March 23, 2010: Two days after passing through the House, President Obama signs the Affordable Care Act into law, finally realizing the 98-year-old dream.
January 2011: A Florida judge rules some provisions of the new law as unconstitutional, once again throwing the future of the Affordable Care Act into question. This marks the beginning of a series of court fights that would eventually end up in the hands of the Supreme Court.
June 28, 2012: In a surprise landmark ruling, the Supreme Court upholds most of the provisions of the Affordable Care Act. The law would be preserved for now, but Republicans and the Tea Party still had their sights set on its destruction. They had successfully rode the wave of vitriol towards 'ObamaCare' into power in the House of Representatives. There next goal: to win control of the White House.
November 6, 2012: President Obama is re-elected in a narrow win against Republican challenger Mitt Romney. An election that secured his presidency and the continued survival of the Affordable Care Act.
December 2012: As implementation of the Affordable Care Act continues, so does Republican opposition. Only 17 states and the District of Columbia agree to run their own healthcare exchanges, leaving the federal government with the monumental task of managing the exchange for 33 states. This is a burden far greater than the department of Health and Human Services had anticipated.
October 1, 2013: After several delays and adjustments in policy, HealthCare.gov officially launces and people begin shopping for insurance on the federal and state exchanges. Unfortunately, the federal website is riddled with technical issues. Soon, the glitches and frequent crashes at HealthCare.gov dominate the news cycle, often overshadowing the exchange's successes. On the very same day, the congressional Republican's efforts to defund the Affordable Care Act eventually lead to a 16-day government shutdown.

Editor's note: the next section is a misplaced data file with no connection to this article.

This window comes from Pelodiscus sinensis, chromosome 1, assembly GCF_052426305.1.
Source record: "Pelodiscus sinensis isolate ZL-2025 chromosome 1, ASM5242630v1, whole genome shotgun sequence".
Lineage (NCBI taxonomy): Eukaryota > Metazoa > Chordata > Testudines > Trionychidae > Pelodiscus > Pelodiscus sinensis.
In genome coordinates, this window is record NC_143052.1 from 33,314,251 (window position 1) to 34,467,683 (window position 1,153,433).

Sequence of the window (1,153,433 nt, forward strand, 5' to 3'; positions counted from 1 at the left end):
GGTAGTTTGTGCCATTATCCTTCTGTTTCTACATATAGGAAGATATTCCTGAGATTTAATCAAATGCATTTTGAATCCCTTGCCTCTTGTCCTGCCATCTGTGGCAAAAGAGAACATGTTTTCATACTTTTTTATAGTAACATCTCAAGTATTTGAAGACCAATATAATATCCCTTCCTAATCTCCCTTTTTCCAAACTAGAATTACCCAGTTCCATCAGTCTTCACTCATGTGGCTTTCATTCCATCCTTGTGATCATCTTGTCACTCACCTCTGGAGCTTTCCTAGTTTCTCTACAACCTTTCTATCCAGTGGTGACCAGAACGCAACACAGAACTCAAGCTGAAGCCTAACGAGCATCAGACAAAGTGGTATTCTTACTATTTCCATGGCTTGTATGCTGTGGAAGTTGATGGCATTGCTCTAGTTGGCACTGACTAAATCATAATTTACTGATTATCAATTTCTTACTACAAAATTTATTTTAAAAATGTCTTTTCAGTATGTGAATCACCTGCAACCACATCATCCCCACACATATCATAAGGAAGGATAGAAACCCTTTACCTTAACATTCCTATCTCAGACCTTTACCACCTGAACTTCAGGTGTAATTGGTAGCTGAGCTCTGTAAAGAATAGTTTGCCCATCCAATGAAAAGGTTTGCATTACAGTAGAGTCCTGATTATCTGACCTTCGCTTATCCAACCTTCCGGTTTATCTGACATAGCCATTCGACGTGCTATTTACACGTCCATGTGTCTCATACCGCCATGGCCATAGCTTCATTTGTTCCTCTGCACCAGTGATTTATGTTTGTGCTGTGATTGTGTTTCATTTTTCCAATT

October 30, 2013: After several weeks of continuing technical problems, Kathleen Sebelius formally takes responsibility for the issues surrounding the rollout of the public healthcare exchange. She assures the public that the website wasn't hacked and that it will be running smoothly by the end of November.
April 2014: By the end of the first enrollment period, over 8-million Americans had enrolled in a marketplace plan under the Affordable Care Act. New enrollees weren't the only ones who benefited from the law however; many young adults were allowed to stay on their parent's insurance, millions of Americans were helped by the Medicaid expansion, and new requirements on employers meant more workers also got insured. In all, nearly 15-million people were able to get insurance under the new law.
The signing of the Affordable Care Act marked the realization of a 98-year-old American dream. However, this dream is no fairy tale and continuing legal challenges and conservative opposition means that the story of healthcare reform is still far from over. The whims of the courts and the will of the voters will ultimately decide the next chapter of this ever flowing saga of American history.